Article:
Ocean Biogeochemistry

Part of the series Global Change — The IGBP Series (closed) pp 123-143

Carbon Dioxide Fluxes in the Global Ocean

  • Andrew J. WatsonAffiliated withSchool of Environmental Sciences, University of East Anglia
  • , James C. OrrAffiliated withLaboratoire des Sciences du Climat et de l’Environnement, Unite Mixte de Recherche CEA-CNRS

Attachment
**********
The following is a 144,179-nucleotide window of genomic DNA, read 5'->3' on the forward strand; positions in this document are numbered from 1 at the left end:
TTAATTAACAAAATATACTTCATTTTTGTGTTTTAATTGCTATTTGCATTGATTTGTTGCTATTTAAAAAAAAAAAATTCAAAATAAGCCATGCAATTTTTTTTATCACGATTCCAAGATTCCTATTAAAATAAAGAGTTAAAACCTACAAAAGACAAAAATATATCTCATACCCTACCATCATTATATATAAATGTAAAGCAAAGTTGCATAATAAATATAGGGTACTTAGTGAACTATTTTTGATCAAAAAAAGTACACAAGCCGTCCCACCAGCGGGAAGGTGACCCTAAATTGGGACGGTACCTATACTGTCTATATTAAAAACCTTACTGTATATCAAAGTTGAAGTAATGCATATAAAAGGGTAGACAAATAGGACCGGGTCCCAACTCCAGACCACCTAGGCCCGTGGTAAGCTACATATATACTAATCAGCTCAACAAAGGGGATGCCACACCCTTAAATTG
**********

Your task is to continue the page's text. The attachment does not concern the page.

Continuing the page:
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Atmospheric carbon dioxide concentration is one of the key variables of the ‘Earth system’ — the web of interactions between the atmosphere, oceans, soils and living things that determines conditions at the Earth surface. Atmospheric CO2 plays several roles in this system. For example, it is the carbon source for nearly all terrestrial green plants, and the source of carbonic acid to weather rocks. It is also an important greenhouse gas, with a central role to play in modulating the climate of the planet. During the five thousand years prior to the industrial revolution, we know (from measurements of air trapped in firn ice and ice cores) that atmospheric CO2 varied globally by less than 10 ppm from a concentration of 280 ppm (Indermuhle et al. 1999). During the late Quaternary glaciations, the regular advance and retreat of the ice was accompanied by, and to some extent at least driven by (Li et al. 1998; Shackleton 2000), an oscillation in atmospheric CO2 of about 80 ppm. Evidence from the geologically recent past indicates, therefore, that quite small changes in atmospheric carbon dioxide have big effects on planetary climate. Conversely, a stable concentration of CO2 is necessary for a stable climate. By this reasoning, we can be fairly certain that human activities will have a major effect on the climate of the planet in the near future, given that we have raised CO2 by 90 ppm in the last 150 years and it is projected to double from the pre-industrial concentration during the coming century. This gives our investigations into sources and sinks of carbon dioxide a special urgency.